The Need for Mobile Compliance

According to the CTIA–The Wireless Association, by December 2009 Americans sent 1.5 trillion texts on annualized rate.[i] According to the industry, as more smartphones become prevalent in business applications the use of text messages in commerce will only increase.  In addition, more companies are utilizing text messages as a way to keep in touch with their clients.  This increase has not only been in the financial services industry where the speed of information delivery can affect the profitability of a transactions but text messaging has found its way in to other industries such as pharmaceuticals.  In September 2010, Rite Aid decided to allow customers to subscribe to mobile alerts with regard to prescriptions.  More companies will follow this trend; failure to do so might result in a loss of competitive advantage.  As a result, CIO’s must ensure that their companies are compliant with the applicable rules and regulations.  If executives fail to take the risk seriously they may find themselves in the middle of a lawsuit.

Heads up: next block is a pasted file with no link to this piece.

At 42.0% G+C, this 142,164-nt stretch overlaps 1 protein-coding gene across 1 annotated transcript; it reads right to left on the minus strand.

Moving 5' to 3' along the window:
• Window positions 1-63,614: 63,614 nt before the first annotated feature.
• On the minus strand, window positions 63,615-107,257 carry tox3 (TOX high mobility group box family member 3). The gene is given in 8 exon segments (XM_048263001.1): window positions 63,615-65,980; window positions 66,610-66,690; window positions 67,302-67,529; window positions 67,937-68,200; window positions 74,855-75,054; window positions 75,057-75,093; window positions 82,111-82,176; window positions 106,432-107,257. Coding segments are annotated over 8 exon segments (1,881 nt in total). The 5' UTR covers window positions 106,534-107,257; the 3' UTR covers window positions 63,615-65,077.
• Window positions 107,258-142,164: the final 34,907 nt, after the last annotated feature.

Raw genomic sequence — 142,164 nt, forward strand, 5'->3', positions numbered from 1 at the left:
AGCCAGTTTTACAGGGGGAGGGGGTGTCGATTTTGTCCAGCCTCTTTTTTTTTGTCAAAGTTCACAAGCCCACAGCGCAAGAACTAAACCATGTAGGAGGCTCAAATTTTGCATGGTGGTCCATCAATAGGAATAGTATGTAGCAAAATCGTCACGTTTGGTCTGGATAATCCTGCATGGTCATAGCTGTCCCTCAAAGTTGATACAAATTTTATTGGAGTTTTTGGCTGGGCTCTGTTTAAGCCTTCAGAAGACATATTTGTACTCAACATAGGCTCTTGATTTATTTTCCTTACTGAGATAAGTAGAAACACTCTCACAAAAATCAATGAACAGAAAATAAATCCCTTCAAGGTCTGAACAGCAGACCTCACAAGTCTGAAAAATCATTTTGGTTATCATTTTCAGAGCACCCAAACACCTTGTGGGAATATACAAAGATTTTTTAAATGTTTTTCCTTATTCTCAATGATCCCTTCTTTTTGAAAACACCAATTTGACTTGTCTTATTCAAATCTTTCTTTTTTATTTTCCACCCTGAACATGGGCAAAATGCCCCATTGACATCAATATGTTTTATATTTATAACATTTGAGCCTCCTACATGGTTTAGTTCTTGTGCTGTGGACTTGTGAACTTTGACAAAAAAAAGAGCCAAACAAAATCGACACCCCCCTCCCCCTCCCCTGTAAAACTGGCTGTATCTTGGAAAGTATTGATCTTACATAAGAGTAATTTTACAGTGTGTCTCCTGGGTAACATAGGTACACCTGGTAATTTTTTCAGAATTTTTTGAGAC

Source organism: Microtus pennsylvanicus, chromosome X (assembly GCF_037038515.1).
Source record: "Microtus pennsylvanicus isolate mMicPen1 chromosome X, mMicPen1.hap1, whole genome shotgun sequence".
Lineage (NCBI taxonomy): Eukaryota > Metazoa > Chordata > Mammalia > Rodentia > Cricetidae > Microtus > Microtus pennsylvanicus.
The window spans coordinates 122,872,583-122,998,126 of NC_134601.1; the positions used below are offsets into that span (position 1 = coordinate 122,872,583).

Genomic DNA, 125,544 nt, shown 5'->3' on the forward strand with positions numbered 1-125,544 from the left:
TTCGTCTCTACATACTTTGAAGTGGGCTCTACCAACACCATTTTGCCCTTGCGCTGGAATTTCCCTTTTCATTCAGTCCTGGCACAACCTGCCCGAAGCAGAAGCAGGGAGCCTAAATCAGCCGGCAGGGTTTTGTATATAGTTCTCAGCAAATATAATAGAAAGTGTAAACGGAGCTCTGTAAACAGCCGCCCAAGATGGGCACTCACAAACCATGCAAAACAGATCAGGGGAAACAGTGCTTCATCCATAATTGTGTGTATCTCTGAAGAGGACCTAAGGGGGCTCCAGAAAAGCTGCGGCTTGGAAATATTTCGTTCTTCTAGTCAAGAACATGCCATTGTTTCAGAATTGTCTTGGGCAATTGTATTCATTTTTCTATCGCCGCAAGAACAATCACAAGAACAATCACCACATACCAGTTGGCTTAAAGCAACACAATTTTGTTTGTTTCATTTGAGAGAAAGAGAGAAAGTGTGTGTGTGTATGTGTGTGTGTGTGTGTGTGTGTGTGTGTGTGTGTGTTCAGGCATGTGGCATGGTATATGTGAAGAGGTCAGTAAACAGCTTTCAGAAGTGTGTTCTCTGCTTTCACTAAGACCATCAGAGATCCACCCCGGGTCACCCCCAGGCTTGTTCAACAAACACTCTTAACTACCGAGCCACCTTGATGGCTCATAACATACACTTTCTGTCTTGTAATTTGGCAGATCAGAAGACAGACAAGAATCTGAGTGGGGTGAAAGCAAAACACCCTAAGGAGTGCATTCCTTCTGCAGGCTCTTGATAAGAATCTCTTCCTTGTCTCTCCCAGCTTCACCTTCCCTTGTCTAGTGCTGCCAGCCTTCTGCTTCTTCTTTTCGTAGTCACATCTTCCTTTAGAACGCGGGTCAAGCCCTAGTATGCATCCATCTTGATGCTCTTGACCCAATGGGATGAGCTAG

The use of text messages has become so prevalent in today’s society that it has started to displace normal forms of communication, i.e. phone calls and physical interaction.  The human resource departments must be aware of this shift and address this in context with their sexual harassment policies.  “Sexting,” an individual could be construed as sexual harassment.  In Calmut County, Wisconsin the District Attorney has resigned over a “sexting” sexual harassment claim.  In 2009, the DA sent sexually explicit to a domestic violence victim in which he was prosecuting the boyfriend, which further victimized the woman.[ii] This type of sexual harassment case will only increase in volume as more people begin to use texting.

So what is a CIO or senior executive to do with regard to corporate policies and procedures?  The first thing all senior executives must do is evaluate their procedures with regard to the use of electronic communication devices.  The next would be to determine what type of electronic infrastructure they currently have and where the potential exposure is.  There are two different routes executives can take: write a set of procedures that forbid the use of such technology in the workplace, which is not practical; or obtain an electronic communications software application and that filters these phones or an application that completely censors this type of text.  One of the leading manufacturers of smartphones, Apple, Inc., has had a patent recently approved which will allow all “sexting” messages to be blocked.[iii]